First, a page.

The two systems evolved together in the late 19th-century; the advocates of compulsory-education laws also pushed for child-labor laws, restricting the ways young people could work, in part to protect them from the abuses of the new factories. The juvenile justice system came into being at the same time. All of these systems isolate teens from adults, often in problematic ways. Six Words You Should Say Today. If you have ever experienced an emotional response simply by watching someone you love in action, I’ve got six words for you.
Why parents should leave their kids alone. Mickey Goodman: Are We Raising a Generation of Helpless Kids? Warning signs When a college freshman received a C- on her first test, she literally had a meltdown in class.
Sobbing, she texted her mother who called back, demanding to talk to the professor immediately (he, of course, declined). Another mother accompanied her child on a job interview, then wondered why he didn't get the job. A major employer reported that during a job interview, a potential employee told him that she would have his job within 18 months. It didn't even cross her mind that he had worked 20 years to achieve his goal.
Sound crazy? Tim Elmore with Young Gen Y Students (photo courtesy Tim Elmore) Sadly, the stories are all true, says Tim Elmore, founder and president of a non-profit, Growing Leaders, and author of the "Habitudes®" series of books, teacher guides, DVD kits and survey courses. Older Gen Y Kids Demonstrate to Tim Elmore How to Dress the Part (Photo courtesy Tim Elmore) How to Miss a Childhood. Busy Kids = Happy Mom: Life Lessons for My Sons - notes from mom. Mickey Goodman: Are We Raising a Generation of Helpless Kids? Glennon Melton: Don't Carpe Diem. Every time I'm out with my kids -- this seems to happen: An older woman stops us, puts her hand over her heart and says something like, "Oh, Enjoy every moment.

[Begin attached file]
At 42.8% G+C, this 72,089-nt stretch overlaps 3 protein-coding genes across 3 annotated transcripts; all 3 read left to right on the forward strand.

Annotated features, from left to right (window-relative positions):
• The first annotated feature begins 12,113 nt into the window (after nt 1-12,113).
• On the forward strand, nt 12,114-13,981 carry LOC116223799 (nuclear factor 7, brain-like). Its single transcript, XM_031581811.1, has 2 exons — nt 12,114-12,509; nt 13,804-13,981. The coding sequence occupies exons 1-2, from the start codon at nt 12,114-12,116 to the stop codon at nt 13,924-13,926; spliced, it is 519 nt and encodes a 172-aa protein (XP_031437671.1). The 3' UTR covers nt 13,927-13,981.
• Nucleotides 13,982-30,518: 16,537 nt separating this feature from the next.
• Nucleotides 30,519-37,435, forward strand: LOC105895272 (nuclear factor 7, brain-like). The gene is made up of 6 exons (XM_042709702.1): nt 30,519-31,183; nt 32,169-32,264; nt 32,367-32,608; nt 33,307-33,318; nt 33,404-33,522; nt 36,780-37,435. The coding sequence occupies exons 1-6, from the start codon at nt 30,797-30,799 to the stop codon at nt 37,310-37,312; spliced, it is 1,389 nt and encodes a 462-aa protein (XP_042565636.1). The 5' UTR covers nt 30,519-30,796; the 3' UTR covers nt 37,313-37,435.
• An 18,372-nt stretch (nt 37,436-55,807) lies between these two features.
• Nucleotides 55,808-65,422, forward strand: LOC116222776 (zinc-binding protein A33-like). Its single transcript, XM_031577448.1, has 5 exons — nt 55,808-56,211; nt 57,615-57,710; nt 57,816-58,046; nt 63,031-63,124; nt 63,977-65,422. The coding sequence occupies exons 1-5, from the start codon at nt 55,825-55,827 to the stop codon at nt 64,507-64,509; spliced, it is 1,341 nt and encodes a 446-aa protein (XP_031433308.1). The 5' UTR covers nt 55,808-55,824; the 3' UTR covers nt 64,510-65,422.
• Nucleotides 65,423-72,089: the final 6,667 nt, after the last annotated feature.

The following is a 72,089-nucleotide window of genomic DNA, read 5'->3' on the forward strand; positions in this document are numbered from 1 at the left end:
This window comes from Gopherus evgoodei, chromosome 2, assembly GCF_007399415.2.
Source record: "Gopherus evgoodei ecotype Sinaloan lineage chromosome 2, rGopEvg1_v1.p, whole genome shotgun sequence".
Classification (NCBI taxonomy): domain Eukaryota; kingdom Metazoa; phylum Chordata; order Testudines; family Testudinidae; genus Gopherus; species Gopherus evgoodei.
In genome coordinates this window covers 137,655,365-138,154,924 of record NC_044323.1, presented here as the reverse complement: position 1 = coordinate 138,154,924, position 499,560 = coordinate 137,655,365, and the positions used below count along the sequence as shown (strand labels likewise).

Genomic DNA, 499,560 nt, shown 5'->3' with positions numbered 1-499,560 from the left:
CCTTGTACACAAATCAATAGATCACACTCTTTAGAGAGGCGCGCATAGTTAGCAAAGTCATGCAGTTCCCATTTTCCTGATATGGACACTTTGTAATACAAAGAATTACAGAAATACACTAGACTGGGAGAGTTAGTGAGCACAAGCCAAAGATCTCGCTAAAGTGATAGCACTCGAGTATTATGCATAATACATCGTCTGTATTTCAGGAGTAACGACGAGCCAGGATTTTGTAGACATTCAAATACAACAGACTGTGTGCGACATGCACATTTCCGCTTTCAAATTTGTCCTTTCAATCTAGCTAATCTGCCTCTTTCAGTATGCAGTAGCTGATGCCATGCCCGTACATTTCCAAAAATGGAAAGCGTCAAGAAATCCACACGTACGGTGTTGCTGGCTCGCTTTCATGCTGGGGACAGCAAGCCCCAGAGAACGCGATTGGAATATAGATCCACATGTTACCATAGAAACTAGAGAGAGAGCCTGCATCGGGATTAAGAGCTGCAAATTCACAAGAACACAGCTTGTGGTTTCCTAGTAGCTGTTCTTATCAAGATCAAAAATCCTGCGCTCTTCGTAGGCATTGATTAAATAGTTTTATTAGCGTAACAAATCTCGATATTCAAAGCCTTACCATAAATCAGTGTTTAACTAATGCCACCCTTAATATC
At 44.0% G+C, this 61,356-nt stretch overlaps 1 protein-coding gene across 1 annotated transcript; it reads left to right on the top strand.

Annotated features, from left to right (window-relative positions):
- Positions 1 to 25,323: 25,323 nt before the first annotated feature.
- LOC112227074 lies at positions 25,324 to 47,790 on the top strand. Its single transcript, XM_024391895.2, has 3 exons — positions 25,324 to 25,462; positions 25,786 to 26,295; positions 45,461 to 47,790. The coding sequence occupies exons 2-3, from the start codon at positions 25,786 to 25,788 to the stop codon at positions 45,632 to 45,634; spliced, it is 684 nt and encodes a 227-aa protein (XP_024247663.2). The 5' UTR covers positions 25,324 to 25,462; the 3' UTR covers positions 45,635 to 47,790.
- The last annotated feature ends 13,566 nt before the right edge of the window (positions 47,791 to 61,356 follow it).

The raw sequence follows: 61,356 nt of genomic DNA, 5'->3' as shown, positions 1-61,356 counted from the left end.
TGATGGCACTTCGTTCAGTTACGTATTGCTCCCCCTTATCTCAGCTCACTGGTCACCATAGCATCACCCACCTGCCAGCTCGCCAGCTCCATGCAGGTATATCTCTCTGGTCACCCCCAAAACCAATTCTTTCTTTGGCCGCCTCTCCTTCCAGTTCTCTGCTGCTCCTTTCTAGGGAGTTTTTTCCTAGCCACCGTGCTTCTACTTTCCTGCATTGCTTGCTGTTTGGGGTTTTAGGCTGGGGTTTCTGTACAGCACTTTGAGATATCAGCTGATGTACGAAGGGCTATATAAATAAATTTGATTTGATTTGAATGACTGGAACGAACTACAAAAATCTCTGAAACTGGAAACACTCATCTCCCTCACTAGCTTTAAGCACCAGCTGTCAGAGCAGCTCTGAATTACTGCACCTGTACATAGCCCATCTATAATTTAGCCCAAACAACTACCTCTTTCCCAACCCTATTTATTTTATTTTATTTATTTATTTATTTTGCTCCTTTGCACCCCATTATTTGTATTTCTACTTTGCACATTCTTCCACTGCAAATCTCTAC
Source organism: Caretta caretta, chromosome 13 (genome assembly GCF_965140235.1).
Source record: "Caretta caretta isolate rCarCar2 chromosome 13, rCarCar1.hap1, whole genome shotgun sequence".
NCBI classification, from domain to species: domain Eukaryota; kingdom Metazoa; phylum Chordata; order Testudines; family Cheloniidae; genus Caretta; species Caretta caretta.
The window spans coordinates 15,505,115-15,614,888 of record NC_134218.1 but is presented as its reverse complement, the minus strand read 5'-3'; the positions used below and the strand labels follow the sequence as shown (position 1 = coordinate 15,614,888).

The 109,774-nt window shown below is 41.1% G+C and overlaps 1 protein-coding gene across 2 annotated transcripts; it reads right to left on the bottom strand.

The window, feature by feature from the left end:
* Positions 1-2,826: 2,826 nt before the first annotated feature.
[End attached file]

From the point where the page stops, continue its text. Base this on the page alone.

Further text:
This time goes by so fast. " Everywhere I go, someone is telling me to seize the moment, raise my awareness, be happy, enjoy every second, etc, etc, etc. 10 Truths To Keep Your Relationship Healthy. I think it's easy to make things more complicated than they need to be. Here are some basic rules of the relationship road that will keep you headed in the right direction 1. Successful relationships take work. They don't happen in a vacuum. They occur when the couples in them take the risk of sharing what it is that's going on in their hearts and heads.
You just broke your child. Congratulations. Dads.
Stop breaking your children. Please. Memoirs of a Bullied Kid. One teachers approach to preventing gender bullying in a classroom. Is Crying it Out Dangerous for Kids? Is crying it out hurting your child?
If the link between parent and child is strong enough that kids can "catch" their parents' stress, it may stand to reason that babies crave the physical connection that comes with a cuddle. It's something that plenty of parents are more than happy to provide during the day but, when it comes to bedtime, the modern emphasis has been on teaching good sleep habits -- and giving mom and dad a break. Most sleep-deprived parents get to the point where they're willing to try almost anything in order to get a good night's rest.